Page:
(1) Dixon (2) Dixon v The Crown Estate Commissioners  EWHC 3256
Published: 22/12/2022 09:00
Judge Hodge KC. The claimants sought vesting orders in respect of two properties, following the striking off and dissolution of the company (in which the claimants had previously been shareholders) which was the registered proprietor. The Crown disclaimed any interest in the properties and the Crown Estate Commissioners did not oppose (but also did not support) the claim.
The claimants had distributed the assets of the company (i.e. the two properties and cash) in 2008. The company was wound up with the belief that it had no assets. None of the requirements for winding up were satisfied and neither of the properties had been transferred out of the name of the company.
Under s 1012(1) of the Companies Act 2006, when dissolved, all of the company’s property and rights were deemed to be bona vacantia and belonged to the Crown. The Treasury Solicitor disclaimed the two properties and any interest held by the Crown became vested in the Commissioners.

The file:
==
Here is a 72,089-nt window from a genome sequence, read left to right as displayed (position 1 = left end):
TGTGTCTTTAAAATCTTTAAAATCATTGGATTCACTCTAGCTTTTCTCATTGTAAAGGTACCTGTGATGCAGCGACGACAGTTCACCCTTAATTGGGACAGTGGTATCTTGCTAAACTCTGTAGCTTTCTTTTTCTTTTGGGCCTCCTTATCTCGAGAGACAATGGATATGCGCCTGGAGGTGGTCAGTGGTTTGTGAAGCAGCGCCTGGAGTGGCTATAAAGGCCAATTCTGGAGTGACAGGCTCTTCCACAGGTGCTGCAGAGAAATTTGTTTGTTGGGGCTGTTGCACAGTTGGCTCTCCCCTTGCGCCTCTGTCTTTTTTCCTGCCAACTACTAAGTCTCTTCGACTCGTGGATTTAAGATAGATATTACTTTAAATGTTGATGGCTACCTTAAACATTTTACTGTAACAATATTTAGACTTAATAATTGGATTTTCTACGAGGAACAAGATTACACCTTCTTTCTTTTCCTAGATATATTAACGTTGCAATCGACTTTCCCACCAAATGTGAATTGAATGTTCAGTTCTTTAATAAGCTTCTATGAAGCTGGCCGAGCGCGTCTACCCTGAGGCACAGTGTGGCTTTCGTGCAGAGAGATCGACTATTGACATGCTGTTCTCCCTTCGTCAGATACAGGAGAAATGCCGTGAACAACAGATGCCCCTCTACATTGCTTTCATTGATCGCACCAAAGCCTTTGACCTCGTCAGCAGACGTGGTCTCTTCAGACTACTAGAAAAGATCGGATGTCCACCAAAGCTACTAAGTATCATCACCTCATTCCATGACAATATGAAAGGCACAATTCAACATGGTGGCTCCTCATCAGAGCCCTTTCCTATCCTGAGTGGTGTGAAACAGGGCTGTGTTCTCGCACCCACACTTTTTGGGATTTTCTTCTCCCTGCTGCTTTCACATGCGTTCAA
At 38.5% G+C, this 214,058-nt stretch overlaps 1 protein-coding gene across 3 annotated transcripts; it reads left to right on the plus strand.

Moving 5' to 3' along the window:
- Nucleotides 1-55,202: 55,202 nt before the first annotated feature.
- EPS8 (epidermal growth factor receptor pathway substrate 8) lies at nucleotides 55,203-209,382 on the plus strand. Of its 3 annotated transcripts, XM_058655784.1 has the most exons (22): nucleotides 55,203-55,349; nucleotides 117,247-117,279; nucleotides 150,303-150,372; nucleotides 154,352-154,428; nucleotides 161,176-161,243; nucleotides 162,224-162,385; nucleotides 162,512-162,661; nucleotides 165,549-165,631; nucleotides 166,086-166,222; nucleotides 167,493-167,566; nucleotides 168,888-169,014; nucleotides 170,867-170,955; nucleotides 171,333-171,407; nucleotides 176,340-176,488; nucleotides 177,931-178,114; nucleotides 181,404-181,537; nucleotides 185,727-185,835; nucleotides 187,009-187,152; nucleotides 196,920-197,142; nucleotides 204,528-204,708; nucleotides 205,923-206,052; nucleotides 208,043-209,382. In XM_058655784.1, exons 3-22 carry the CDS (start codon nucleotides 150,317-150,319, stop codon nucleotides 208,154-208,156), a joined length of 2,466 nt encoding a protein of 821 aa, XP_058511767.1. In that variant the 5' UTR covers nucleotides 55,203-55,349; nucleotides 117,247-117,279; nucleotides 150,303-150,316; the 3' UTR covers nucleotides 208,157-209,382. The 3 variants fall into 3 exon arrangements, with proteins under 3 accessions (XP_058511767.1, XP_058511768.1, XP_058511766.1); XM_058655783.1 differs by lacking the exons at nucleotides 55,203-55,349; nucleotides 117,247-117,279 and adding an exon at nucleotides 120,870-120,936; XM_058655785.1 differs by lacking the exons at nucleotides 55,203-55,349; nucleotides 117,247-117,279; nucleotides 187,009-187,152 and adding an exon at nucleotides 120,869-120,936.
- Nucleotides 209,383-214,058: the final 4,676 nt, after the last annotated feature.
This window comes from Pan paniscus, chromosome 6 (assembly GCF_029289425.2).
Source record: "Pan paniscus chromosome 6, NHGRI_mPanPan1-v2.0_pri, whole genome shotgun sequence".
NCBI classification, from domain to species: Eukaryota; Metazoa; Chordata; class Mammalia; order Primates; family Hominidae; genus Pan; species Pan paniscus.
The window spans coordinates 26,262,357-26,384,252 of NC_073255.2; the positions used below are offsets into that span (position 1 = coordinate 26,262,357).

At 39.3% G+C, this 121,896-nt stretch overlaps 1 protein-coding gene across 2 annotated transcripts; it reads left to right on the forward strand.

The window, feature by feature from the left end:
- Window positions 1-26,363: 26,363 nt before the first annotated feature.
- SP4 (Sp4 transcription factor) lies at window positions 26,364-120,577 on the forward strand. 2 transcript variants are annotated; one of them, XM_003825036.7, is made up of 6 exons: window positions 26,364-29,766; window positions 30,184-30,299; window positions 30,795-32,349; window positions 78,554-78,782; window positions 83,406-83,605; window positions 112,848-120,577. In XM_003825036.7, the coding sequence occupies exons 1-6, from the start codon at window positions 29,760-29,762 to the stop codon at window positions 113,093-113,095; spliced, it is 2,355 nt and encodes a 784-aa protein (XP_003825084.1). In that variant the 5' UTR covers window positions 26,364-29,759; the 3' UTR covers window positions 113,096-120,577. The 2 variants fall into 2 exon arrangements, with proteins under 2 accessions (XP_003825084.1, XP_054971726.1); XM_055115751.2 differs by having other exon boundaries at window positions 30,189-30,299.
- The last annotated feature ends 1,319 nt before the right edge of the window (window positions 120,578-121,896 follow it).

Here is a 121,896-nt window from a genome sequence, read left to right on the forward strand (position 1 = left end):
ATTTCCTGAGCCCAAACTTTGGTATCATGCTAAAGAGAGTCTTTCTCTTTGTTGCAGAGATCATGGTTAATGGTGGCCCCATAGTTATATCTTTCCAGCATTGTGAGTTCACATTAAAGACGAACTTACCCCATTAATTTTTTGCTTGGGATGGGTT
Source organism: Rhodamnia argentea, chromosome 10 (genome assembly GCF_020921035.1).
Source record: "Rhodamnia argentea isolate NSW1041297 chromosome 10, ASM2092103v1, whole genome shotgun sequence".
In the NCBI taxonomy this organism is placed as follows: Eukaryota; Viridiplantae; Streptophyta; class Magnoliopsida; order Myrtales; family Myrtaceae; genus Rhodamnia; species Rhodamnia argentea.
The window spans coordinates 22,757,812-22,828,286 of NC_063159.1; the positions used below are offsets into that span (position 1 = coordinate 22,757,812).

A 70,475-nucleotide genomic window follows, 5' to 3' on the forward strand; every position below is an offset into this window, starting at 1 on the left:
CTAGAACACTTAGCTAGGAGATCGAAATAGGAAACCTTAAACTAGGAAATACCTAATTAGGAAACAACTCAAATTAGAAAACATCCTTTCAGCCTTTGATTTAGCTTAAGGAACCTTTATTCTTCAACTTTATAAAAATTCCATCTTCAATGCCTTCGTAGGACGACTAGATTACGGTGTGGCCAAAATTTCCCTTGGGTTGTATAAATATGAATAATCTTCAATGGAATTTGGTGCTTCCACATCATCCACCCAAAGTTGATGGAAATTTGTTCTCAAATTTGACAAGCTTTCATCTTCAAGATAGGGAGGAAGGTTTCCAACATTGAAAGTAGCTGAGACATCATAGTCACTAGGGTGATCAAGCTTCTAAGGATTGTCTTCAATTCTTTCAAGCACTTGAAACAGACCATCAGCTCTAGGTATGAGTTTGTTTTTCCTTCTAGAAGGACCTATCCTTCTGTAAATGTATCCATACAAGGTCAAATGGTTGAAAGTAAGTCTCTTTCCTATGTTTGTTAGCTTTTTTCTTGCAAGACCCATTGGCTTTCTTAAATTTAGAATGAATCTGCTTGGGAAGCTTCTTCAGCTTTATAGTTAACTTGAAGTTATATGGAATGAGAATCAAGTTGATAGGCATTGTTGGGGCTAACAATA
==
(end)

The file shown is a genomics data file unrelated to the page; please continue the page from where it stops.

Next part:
The claimants attempted to establish proprietary estoppel in order that s 181 of LPA 1925 or s 44(ii)(c) of the Trustee Act would apply. The judge accepted that the claimants had established the necessary elements of proprietary estoppel and that the interest established was sufficient to engage s 44(ii)(c) of the Trustee Act 1925. In the alternative, the court’s jurisdiction under s 181 of the LPA 1925 was engaged. Consideration of Guest v Guest in the proper approach to identifying the appropriate remedy once proprietary estoppel is established.
The judge was ultimately satisfied that it would be unconscionable for the claimants’ ownership of the properties to be denied and making the vesting orders would be consistent with the interests of justice as otherwise the Commissioners would receive a windfall.